PM’s exit likely to end his political career but not ‘dysfunctional system’ that brought him to power, analysts say.
Baghdad, Iraq – Iraqi legislators approved Prime Minister Adel Abdul Mahdi’s resignation on Sunday during a parliament session held in the capital Baghdad amid weeks of deadly anti-government protests.
An embattled Abdul Mahdi had announced on Friday he would quit, after 50 demonstrators were killed the previous day by security forces in Baghdad and Iraq‘s mainly Shia southern cities of Nasiriya and Najaf.
The prime minister also faced criticism from Iraq’s top Shia leader, Ayatollah Ali al-Sistani, who condemned the use of lethal force against the protesters and called for a new government.
A cabinet meeting on Saturday had approved Abdul Mahdi’s announcement, which also suggested the resignation of key members of the Iraqi government, including the prime minister’s chief of staff.
Legal experts told Al Jazeera the government would assume a caretaker role for 30 days or until the largest bloc in parliament agrees on a new candidate to replace him.
“Based on the constitution, this resignation includes the whole government – ministers and the deputy prime minister,” legal expert Tareq Harb told Al Jazeera.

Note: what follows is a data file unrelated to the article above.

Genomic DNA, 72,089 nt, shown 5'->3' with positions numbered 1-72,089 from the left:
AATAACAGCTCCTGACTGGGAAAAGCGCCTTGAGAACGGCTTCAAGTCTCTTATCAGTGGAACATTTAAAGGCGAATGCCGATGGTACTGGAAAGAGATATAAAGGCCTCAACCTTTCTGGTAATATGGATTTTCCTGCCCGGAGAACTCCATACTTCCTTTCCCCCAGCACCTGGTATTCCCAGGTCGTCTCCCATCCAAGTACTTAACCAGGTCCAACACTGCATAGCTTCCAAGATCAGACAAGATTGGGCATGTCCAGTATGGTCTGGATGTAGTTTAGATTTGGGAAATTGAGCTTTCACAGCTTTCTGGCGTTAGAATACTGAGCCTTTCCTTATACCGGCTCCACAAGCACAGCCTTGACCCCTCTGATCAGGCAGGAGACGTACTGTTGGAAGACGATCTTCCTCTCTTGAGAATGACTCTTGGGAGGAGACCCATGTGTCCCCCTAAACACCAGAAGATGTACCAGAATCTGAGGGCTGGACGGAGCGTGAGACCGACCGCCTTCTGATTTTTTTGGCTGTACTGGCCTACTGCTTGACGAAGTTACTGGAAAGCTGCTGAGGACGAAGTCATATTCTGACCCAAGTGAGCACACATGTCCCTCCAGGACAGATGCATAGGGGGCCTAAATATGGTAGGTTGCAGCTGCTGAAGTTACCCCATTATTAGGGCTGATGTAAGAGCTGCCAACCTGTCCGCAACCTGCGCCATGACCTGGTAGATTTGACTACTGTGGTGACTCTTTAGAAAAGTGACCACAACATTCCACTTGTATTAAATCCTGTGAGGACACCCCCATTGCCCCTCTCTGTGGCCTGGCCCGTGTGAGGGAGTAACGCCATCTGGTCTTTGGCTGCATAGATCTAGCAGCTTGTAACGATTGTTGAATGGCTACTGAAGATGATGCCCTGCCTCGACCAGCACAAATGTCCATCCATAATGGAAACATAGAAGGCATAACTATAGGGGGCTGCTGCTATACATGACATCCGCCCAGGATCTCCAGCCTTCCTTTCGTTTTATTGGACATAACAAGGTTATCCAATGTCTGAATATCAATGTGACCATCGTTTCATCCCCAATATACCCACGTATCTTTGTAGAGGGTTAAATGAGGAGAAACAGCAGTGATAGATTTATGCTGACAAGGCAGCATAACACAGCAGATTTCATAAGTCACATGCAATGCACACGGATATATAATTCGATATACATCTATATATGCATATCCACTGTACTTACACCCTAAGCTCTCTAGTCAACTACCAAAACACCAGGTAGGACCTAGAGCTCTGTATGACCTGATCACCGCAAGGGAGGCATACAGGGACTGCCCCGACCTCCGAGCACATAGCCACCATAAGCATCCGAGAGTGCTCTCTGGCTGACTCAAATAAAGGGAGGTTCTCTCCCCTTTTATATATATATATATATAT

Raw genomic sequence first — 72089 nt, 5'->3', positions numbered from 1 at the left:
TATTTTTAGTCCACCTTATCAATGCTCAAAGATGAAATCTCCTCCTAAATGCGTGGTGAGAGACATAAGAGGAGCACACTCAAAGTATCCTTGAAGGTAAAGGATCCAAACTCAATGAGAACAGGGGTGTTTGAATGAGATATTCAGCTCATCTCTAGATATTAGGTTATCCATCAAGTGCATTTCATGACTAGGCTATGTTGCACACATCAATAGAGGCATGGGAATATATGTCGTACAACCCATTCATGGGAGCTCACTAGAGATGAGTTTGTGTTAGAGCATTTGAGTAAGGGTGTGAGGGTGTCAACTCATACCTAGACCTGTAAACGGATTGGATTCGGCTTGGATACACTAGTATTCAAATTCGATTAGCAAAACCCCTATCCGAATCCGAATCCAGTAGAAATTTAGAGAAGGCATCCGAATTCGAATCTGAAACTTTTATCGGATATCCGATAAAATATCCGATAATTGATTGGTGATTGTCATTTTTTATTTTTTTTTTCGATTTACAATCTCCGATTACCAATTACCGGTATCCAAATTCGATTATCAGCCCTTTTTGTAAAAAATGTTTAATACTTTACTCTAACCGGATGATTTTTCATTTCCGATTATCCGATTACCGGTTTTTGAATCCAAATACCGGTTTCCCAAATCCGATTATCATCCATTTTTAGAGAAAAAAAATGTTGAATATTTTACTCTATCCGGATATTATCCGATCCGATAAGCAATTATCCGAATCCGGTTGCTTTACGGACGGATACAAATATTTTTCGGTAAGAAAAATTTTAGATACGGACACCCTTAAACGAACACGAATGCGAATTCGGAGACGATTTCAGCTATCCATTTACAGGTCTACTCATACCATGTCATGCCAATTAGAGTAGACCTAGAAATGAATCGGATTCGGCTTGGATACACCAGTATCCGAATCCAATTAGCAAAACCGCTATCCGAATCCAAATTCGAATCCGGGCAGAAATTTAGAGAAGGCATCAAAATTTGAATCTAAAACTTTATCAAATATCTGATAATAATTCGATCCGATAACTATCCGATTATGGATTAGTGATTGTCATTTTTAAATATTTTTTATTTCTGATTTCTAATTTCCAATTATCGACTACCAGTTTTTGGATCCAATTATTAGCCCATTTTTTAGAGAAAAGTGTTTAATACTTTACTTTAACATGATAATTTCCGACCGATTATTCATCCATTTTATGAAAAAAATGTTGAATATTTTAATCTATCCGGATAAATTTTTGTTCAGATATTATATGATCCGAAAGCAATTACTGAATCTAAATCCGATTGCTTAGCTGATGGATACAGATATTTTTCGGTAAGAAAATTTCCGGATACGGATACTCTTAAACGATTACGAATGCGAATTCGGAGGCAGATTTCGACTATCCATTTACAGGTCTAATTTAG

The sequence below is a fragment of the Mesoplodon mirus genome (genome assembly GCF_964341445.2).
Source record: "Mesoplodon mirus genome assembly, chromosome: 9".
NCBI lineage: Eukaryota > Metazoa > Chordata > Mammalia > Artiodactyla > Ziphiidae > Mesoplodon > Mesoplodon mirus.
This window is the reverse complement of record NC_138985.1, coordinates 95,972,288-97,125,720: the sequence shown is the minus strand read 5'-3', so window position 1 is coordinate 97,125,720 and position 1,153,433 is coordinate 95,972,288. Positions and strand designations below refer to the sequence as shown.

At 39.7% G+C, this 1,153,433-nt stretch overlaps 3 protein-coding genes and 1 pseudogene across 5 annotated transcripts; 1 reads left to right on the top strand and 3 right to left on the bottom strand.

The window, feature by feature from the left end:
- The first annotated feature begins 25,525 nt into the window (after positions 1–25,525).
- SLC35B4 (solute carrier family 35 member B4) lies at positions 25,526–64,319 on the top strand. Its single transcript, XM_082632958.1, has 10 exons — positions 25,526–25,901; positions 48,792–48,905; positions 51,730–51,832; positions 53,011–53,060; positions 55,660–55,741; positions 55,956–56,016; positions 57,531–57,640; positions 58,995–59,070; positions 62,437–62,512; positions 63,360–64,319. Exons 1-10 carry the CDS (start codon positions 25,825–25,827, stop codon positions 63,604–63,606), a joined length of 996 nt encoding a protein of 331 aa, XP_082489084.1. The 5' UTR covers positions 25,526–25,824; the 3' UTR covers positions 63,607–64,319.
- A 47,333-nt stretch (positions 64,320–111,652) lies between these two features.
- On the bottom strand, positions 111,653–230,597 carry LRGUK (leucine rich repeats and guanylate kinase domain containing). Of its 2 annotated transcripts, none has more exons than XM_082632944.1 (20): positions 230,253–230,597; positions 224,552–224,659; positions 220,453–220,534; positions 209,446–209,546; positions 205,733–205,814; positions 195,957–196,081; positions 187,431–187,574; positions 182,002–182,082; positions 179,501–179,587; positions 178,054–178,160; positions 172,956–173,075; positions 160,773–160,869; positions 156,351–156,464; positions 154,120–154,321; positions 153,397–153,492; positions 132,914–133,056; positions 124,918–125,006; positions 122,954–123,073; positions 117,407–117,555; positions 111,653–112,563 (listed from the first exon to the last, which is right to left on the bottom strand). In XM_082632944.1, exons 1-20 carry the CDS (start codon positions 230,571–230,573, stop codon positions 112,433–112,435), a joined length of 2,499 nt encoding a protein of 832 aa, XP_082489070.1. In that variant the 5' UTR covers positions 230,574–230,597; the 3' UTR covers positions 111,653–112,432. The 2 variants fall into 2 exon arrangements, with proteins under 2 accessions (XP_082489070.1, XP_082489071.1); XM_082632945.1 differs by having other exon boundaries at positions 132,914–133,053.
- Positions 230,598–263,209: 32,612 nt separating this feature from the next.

“The government has now become a caretaker government, which will only address urgent issues until a new government is elected,” he added.
“The largest political bloc or alliance will have 15 days to nominate a candidate which the president will then assign to form a new government within 30 days,” Harb told Al Jazeera. “This new cabinet will then be voted on by parliament, which needs an absolute majority to be voted in.”
According to the number of seats won in the last election, Sairoon is the largest bloc. However, it said on Sunday it won’t be nominating a candidate and wants to leave that decision to the Iraqi people.
“A caretaker government [under Abdul Mahdi’s leadership] will continue until the political blocs select a new prime minister,” Ahmed al-Inazi, legal expert at the Iraqi Legal Development Centre, said.
Although Abdul Mahdi’s resignation was welcomed by protesters in Baghdad’s Tahrir Square, they said they will continue to demonstrate until they see a complete overhaul of the country’s political system.
“The prime minister’s resignation is only a drop in the ocean of our demands,” said Dania, a 20-year-old IT student at Nahrayn Univeristy, who has been attending demonstrations since early October.
“We won’t go back home until the PM’s resignation triggers the parliament to be dissolved and early elections are held so that all the political parties and militias currently in power could be removed,” she explained, adding that the process must begin with a new electoral law.
Driven by anger over corruption, high unemployment, inadequate public services and perceived foreign meddling in Iraqi affairs, demonstrators in Baghdad and several southern cities have been taking to the streets since early October 1, protesting against the country’s ruling class and calling for the overhaul of the political system established after the 2003 US-led invasion, whereby power is apportioned among ethnic and sectarian groups.